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Old August 29, 2013, 04:04 PM   #2
Senior Member
Join Date: February 15, 2007
Posts: 1,173
This is the way I understand the proposed rule change:

Private companies would no longer be able to import military weapons that were once exported from the U.S. such as Garands and M1 carbines. No mention was made of the CMP and I don't know if its charter makes is a private company or not.

The other rule change is that one would no longer be able to register an NFA weapon or device to a trust or corporation. One version floated months ago would eliminate the need for the CLEO sign-off. I think that's usually the reason people go the trust route to begin with.

The whole thing ticks me off though because the administration is saying that these measures will keep guns off the streets and out of the hands of felons. Here's something I wrote earlier.

How many crimes each year are committed with NFA registered weapons or antique militaria? I'll give you a hint. It's nearly zero. The vast majority of gun-related murders are gang and/or drug related and the weapon is a handgun. According to the 2011 FBI uniform crime report, (the last year for which data is available) there were 8583 murders committed with firearms. 679 (less than 8%) involved a shotgun or rifle. Considering that NFA guns and antique military arms make up a tiny fraction of all long guns and they are not the type favored by criminals, they are very rarely used in crimes. These rules will do nothing to reduce crime but will only drive up prices and frustrate lawful gun collectors.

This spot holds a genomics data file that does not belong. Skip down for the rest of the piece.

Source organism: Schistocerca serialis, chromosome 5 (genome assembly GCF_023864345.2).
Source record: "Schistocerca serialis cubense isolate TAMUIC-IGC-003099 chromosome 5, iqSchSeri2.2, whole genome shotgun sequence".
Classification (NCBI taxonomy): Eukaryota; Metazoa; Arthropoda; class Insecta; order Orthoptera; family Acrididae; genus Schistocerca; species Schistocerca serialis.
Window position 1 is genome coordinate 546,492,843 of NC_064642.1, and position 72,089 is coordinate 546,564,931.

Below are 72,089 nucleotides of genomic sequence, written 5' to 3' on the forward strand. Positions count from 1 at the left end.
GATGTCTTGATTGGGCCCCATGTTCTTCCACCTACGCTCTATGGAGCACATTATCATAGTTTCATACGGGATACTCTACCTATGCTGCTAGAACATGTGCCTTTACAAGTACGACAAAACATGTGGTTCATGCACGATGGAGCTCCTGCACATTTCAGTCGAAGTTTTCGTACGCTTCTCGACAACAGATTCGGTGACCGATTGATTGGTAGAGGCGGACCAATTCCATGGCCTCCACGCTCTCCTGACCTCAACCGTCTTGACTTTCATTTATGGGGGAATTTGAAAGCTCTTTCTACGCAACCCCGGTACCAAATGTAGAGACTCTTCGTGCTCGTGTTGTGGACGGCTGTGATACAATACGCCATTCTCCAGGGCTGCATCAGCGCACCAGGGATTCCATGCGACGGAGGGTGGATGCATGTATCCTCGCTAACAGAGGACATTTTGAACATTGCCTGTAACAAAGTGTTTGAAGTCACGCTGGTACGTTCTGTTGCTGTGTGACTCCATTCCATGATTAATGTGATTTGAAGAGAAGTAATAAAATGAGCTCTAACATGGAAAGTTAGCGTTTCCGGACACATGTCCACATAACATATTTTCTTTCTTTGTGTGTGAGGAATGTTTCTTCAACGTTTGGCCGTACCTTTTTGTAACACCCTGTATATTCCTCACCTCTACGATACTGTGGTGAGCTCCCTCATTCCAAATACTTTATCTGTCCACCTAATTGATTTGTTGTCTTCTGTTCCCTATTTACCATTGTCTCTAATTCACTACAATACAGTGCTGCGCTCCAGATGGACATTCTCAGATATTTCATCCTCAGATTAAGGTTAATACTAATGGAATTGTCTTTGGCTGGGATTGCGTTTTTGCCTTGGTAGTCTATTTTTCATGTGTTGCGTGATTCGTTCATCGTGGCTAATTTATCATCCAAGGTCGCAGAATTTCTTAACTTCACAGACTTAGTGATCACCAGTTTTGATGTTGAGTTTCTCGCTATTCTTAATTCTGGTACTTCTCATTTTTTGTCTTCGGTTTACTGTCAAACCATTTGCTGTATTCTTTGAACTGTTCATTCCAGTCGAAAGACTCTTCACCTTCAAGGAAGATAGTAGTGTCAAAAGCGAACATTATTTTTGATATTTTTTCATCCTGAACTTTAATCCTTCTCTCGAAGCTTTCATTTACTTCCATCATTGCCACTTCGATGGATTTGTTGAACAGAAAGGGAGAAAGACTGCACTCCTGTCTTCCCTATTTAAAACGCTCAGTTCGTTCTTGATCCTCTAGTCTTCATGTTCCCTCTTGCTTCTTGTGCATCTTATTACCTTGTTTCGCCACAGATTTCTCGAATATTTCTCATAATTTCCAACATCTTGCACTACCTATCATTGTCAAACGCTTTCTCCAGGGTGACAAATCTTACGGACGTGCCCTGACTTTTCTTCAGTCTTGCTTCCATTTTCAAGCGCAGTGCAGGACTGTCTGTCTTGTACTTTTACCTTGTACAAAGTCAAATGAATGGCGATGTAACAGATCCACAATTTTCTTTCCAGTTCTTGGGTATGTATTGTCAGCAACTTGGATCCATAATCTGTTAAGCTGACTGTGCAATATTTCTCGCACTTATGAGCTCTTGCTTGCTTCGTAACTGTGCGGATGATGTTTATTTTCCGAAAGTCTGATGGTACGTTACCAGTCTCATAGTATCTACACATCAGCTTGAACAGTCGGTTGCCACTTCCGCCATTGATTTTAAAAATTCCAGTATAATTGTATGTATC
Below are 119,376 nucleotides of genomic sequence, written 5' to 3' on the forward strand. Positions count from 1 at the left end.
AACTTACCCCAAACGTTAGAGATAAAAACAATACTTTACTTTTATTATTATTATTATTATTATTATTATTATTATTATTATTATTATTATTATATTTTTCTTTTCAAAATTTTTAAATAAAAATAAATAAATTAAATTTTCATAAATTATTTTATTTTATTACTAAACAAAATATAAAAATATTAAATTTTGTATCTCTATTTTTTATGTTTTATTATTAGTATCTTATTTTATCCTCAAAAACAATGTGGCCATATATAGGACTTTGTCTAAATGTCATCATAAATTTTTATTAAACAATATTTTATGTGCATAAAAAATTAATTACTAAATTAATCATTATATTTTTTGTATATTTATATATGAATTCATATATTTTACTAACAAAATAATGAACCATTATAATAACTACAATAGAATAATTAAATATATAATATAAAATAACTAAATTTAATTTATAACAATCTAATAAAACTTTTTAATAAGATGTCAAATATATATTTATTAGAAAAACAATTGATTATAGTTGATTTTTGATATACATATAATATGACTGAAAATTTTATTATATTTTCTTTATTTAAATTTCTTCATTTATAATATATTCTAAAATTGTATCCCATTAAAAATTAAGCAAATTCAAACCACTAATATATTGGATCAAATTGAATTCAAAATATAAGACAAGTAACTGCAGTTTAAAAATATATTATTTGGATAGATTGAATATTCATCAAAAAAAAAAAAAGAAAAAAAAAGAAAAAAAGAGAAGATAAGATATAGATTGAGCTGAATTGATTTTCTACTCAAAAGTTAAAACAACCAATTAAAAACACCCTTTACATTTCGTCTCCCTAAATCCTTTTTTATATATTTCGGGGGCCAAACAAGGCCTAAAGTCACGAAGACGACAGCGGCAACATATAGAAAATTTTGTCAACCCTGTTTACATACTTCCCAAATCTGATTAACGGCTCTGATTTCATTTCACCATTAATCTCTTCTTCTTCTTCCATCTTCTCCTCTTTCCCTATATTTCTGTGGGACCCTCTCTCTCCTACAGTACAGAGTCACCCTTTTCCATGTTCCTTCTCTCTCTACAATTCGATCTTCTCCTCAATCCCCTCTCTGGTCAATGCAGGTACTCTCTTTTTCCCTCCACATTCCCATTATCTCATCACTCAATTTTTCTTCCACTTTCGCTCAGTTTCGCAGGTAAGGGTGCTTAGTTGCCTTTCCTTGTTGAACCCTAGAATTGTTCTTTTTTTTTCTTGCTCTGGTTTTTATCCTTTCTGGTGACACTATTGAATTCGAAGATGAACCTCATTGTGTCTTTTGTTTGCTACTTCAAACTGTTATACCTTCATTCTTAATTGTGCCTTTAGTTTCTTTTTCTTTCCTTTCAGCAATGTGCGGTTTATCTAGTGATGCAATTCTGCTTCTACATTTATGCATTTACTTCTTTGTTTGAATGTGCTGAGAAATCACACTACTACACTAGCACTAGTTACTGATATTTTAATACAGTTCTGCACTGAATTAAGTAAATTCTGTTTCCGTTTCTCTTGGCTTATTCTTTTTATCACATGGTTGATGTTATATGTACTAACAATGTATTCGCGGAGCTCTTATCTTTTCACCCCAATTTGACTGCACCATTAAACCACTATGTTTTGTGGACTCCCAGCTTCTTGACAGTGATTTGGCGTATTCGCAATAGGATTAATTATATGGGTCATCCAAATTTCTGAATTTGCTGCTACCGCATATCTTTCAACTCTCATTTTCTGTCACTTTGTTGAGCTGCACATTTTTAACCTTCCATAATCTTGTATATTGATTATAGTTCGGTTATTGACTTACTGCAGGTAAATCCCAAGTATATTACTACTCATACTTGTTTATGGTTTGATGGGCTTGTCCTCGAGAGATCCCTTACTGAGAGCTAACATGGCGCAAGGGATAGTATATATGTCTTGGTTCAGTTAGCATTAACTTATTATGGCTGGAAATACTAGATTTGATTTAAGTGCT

The "military grade" firearms that would be affected by this are obsolete bolt-actions, M1 Garand and M-1 carbine rifles from WWII and Korea. Virtually all military long arms made in the past 50 years are full-auto or select fire and would be illegal under the NFA and 1986 registry rules. Nobody is importing them for civilian sale unless they are already doing it illegally.

The corporation and trust issue is also bogus. It is illegal for a felon to possess a firearm regardless of who it is registered to. People register NFA items using trusts because they aren't required to get approval from the chief of local law enforcement. Some local CLEOs are extremely anti-gun and never sign off on any paperwork. The trust route takes the power out of the hands of one person.

Someone correct me if I'm wrong but doesn't the trust route make it easier to pass an NFA item on to an heir? Does the corporation or trust route mean that the owner of the trust/corporation or corporate officers really don't have to pass a background check as the administration is saying? I always thought they did.
To a much greater extent than most mechanical devices, firearms are terribly unforgiving of any overconfidence, complacency or negligence.
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